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Hogan brings Handle with Care program to Maryland schools

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Hogan brings Handle with Care program to Maryland schools

Graphic by Selina Ding.

Graphic by Selina Ding.

Graphic by Selina Ding.

Graphic by Selina Ding.

By Emma Shaffer

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Red and blue lights flash outside a house as a young girl studies in her bedroom. Downstairs, after reading the Miranda rights, officers make an arrest, and a child witnesses her parents being taken away. One of the officers asks her questions about her age and school to file a report and send a Handle with Care notice to her school. The next day, her teachers keep a close eye on her in class, making sure she’s okay.

Handle with Care is a program created in West Virginia in 2009 that helps students facing trauma at home by notifying school administrators to check up on them, without disclosing specific details. Most cases revolve around issues of child abuse or domestic abuse. Often the child has witnessed an arrest, called the police, or interacted with child protective services.

This year, Governor Larry Hogan expanded Handle with Care pilot programs to Anne Arundel, Baltimore, Carroll, Frederick and Harford Counties. As of May 1, the program already exists in Cecil and Washington Counties, but Hogan is attempting to make the program statewide.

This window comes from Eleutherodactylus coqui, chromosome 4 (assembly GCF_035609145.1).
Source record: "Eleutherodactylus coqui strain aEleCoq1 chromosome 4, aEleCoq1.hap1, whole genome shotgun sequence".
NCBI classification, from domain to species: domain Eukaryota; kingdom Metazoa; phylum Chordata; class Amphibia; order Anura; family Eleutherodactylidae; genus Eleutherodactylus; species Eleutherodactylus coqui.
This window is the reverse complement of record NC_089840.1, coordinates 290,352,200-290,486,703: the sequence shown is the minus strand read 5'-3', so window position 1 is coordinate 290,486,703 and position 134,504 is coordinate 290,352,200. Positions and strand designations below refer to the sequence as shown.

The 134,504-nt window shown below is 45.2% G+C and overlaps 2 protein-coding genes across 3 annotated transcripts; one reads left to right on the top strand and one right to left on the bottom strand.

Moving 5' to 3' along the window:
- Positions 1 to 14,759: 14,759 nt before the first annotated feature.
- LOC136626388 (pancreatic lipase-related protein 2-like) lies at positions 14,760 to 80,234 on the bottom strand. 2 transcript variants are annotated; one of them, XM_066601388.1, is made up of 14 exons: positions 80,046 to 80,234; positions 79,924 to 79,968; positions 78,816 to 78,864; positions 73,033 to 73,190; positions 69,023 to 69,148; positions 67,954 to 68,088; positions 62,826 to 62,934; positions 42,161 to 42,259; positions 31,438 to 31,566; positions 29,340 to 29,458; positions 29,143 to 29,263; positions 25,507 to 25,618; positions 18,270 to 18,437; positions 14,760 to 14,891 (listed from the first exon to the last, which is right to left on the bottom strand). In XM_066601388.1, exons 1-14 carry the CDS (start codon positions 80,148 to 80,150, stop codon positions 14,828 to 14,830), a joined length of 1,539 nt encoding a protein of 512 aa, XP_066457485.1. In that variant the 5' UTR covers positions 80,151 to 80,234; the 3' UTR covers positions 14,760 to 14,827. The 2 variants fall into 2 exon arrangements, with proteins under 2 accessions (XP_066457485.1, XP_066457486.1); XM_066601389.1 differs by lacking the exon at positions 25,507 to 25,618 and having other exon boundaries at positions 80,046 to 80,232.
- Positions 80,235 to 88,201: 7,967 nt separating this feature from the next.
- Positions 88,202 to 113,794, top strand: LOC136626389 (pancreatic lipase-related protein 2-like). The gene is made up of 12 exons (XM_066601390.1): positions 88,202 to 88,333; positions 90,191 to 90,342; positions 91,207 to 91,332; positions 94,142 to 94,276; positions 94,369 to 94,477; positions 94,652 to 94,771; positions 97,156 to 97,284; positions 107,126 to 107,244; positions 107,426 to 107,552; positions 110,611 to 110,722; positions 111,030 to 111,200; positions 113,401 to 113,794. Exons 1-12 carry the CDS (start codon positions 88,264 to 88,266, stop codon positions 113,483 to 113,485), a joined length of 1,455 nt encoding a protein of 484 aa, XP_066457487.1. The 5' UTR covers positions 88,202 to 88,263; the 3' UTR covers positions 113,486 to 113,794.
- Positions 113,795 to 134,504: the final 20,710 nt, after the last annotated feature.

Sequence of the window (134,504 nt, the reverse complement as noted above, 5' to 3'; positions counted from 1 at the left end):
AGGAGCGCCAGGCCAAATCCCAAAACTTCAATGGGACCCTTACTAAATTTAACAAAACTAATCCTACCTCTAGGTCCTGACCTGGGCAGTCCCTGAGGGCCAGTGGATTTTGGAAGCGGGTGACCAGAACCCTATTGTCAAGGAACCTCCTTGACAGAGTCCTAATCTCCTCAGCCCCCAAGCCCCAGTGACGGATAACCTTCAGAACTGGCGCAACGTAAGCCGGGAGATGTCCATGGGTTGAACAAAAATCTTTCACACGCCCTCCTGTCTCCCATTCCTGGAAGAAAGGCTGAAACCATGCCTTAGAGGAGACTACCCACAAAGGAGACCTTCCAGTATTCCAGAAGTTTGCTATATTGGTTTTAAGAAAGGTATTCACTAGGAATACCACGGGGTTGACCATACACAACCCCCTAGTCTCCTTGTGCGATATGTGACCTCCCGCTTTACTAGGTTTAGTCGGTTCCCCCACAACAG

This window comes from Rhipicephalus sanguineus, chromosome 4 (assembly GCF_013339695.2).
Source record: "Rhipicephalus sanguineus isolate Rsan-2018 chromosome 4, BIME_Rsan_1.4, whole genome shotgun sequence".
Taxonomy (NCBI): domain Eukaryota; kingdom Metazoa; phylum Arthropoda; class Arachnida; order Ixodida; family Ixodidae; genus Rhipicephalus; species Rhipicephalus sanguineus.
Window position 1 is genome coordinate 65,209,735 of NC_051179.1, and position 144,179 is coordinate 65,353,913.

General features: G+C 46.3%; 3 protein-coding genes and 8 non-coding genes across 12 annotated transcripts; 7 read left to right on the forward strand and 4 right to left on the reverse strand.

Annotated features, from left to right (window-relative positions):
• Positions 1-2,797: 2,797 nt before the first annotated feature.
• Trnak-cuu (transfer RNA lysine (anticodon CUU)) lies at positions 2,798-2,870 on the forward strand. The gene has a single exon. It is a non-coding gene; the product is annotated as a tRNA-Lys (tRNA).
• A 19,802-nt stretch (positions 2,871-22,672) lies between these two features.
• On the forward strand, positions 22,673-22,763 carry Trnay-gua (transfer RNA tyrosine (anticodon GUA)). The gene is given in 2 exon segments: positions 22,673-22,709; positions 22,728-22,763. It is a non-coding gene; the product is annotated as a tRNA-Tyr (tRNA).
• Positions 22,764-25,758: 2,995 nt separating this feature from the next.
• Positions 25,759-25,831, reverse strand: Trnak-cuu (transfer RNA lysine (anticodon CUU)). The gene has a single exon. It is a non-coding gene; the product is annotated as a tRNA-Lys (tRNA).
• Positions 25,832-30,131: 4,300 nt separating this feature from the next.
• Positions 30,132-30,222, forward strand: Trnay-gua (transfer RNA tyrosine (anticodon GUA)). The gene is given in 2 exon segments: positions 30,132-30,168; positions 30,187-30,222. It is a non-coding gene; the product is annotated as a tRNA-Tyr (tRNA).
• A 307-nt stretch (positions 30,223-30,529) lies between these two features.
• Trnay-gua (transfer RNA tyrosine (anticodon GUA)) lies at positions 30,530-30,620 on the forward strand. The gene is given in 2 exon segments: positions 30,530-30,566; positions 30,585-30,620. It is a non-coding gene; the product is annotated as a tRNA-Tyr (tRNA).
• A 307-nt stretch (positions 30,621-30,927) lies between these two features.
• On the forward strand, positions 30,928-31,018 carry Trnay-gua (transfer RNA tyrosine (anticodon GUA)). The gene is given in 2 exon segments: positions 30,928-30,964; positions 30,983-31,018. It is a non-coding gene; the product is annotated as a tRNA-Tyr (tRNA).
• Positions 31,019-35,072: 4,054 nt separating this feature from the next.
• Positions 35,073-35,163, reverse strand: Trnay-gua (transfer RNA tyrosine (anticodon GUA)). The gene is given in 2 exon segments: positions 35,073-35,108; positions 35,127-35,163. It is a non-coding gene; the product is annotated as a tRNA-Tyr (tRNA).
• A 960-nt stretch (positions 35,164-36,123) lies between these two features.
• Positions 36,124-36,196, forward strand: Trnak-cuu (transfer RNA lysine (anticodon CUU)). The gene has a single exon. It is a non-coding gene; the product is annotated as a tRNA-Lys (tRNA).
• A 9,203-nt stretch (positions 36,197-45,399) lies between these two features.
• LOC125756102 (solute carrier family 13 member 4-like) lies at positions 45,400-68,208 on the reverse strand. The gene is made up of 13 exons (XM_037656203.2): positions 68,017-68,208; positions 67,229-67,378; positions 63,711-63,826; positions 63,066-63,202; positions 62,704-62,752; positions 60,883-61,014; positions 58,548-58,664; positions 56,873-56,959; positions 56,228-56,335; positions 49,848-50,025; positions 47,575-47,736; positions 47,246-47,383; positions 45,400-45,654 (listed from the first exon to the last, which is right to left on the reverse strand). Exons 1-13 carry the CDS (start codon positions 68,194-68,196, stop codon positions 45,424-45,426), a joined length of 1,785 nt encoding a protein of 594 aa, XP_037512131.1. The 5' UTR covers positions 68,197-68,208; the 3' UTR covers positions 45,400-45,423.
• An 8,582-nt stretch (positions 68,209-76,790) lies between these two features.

“No child should ever have to experience trauma, but when they do, we must be there to aid in their recovery process,” Hogan said in an August press release. “This partnership between our schools, law enforcement, mental health providers and community partners will help ensure that our youth in need are provided with a safe, nurturing environment.”
A 2009 study by the Office of Juvenile Justice & Delinquency Prevention found that 60 percent of American children under the age of 18 have been exposed to violence, crime and/or abuse. Many saw this study as a wakeup call, and the program began soon after.

Art teacher Robert Burgess supports the program because he thinks it would be beneficial for teachers to have an idea of a student’s potential emotional state after the student has experienced trauma.

“A lot of teachers don’t know what’s going on with their students,” senior Joseph Johnson said. “It’s nice that teachers finally have a way of understanding what’s going on at home. A lot of teachers aren’t really as understanding as they should be.”

Some students have concerns about privacy. Freshman Alex Ibrahim and sophomore Trini Cubillos said they wouldn’t want their personal life to be shared with their school and teachers, despite the program’s safeguard to only supply the name of the student and the words “handle with care.”

Principal Robert Dodd thinks the program could strengthen the relationship between police and educators.

“I would want to continue to make sure that as educators, and as counselors, Whitman is an open place where parents and kids can always communicate about what they are feeling,” Dodd said. “So we can fulfill whatever role we can have in helping them.”


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